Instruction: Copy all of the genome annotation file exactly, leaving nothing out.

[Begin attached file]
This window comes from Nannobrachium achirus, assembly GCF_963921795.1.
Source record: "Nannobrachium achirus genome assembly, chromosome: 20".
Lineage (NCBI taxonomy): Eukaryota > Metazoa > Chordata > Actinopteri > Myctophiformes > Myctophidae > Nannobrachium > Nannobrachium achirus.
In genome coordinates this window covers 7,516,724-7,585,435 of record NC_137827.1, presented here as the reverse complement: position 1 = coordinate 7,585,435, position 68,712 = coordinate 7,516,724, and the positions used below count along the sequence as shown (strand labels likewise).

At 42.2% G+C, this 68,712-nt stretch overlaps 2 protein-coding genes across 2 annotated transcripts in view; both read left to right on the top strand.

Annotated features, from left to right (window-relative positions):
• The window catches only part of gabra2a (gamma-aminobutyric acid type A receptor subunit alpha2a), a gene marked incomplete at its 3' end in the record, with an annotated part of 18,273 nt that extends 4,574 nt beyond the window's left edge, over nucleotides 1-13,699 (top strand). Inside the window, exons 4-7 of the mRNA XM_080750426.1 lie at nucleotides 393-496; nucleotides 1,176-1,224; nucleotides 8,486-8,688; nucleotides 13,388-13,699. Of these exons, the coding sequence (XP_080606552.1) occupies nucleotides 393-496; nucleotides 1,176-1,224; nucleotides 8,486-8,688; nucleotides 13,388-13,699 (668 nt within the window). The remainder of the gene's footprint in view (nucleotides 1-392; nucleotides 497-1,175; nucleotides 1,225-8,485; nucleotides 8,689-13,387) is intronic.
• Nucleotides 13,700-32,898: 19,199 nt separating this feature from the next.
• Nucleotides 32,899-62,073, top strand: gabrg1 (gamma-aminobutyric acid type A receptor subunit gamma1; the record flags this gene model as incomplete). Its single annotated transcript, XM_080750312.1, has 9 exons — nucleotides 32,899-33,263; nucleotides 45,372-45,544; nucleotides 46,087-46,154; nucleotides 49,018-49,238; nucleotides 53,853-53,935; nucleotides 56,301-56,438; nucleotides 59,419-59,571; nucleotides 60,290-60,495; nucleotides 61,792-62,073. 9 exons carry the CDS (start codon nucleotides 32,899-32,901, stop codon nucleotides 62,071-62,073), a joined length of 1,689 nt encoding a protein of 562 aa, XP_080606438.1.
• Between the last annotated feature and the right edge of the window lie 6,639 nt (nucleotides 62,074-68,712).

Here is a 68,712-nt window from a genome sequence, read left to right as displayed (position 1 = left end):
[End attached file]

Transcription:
This window comes from Nannobrachium achirus, assembly GCF_963921795.1.
Source record: "Nannobrachium achirus genome assembly, chromosome: 20".
Lineage (NCBI taxonomy): Eukaryota > Metazoa > Chordata > Actinopteri > Myctophiformes > Myctophidae > Nannobrachium > Nannobrachium achirus.
In genome coordinates this window covers 7,516,724-7,585,435 of record NC_137827.1, presented here as the reverse complement: position 1 = coordinate 7,585,435, position 68,712 = coordinate 7,516,724, and the positions used below count along the sequence as shown (strand labels likewise).

At 42.2% G+C, this 68,712-nt stretch overlaps 2 protein-coding genes across 2 annotated transcripts in view; both read left to right on the top strand.

Annotated features, from left to right (window-relative positions):
• The window catches only part of gabra2a (gamma-aminobutyric acid type A receptor subunit alpha2a), a gene marked incomplete at its 3' end in the record, with an annotated part of 18,273 nt that extends 4,574 nt beyond the window's left edge, over nucleotides 1-13,699 (top strand). Inside the window, exons 4-7 of the mRNA XM_080750426.1 lie at nucleotides 393-496; nucleotides 1,176-1,224; nucleotides 8,486-8,688; nucleotides 13,388-13,699. Of these exons, the coding sequence (XP_080606552.1) occupies nucleotides 393-496; nucleotides 1,176-1,224; nucleotides 8,486-8,688; nucleotides 13,388-13,699 (668 nt within the window). The remainder of the gene's footprint in view (nucleotides 1-392; nucleotides 497-1,175; nucleotides 1,225-8,485; nucleotides 8,689-13,387) is intronic.
• Nucleotides 13,700-32,898: 19,199 nt separating this feature from the next.
• Nucleotides 32,899-62,073, top strand: gabrg1 (gamma-aminobutyric acid type A receptor subunit gamma1; the record flags this gene model as incomplete). Its single annotated transcript, XM_080750312.1, has 9 exons — nucleotides 32,899-33,263; nucleotides 45,372-45,544; nucleotides 46,087-46,154; nucleotides 49,018-49,238; nucleotides 53,853-53,935; nucleotides 56,301-56,438; nucleotides 59,419-59,571; nucleotides 60,290-60,495; nucleotides 61,792-62,073. 9 exons carry the CDS (start codon nucleotides 32,899-32,901, stop codon nucleotides 62,071-62,073), a joined length of 1,689 nt encoding a protein of 562 aa, XP_080606438.1.
• Between the last annotated feature and the right edge of the window lie 6,639 nt (nucleotides 62,074-68,712).

Here is a 68,712-nt window from a genome sequence, read left to right as displayed (position 1 = left end):